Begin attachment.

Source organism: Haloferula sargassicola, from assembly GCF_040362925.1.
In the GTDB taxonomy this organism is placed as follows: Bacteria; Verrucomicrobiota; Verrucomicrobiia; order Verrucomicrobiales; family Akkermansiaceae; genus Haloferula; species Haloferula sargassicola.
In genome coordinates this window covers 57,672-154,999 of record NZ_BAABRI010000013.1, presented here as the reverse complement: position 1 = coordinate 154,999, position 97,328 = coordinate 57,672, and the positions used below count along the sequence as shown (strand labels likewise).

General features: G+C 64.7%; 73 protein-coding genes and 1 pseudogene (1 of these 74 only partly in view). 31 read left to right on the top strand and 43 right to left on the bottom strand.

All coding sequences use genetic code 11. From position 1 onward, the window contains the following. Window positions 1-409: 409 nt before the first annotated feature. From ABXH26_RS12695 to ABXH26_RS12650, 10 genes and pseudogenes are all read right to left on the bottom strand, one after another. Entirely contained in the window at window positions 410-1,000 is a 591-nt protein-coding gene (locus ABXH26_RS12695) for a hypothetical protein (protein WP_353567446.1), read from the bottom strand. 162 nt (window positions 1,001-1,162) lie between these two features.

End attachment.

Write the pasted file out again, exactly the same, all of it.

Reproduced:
Source organism: Haloferula sargassicola, from assembly GCF_040362925.1.
In the GTDB taxonomy this organism is placed as follows: Bacteria; Verrucomicrobiota; Verrucomicrobiia; order Verrucomicrobiales; family Akkermansiaceae; genus Haloferula; species Haloferula sargassicola.
In genome coordinates this window covers 57,672-154,999 of record NZ_BAABRI010000013.1, presented here as the reverse complement: position 1 = coordinate 154,999, position 97,328 = coordinate 57,672, and the positions used below count along the sequence as shown (strand labels likewise).

General features: G+C 64.7%; 73 protein-coding genes and 1 pseudogene (1 of these 74 only partly in view). 31 read left to right on the top strand and 43 right to left on the bottom strand.

All coding sequences use genetic code 11. From position 1 onward, the window contains the following. Window positions 1-409: 409 nt before the first annotated feature. From ABXH26_RS12695 to ABXH26_RS12650, 10 genes and pseudogenes are all read right to left on the bottom strand, one after another. Entirely contained in the window at window positions 410-1,000 is a 591-nt protein-coding gene (locus ABXH26_RS12695) for a hypothetical protein (protein WP_353567446.1), read from the bottom strand. 162 nt (window positions 1,001-1,162) lie between these two features.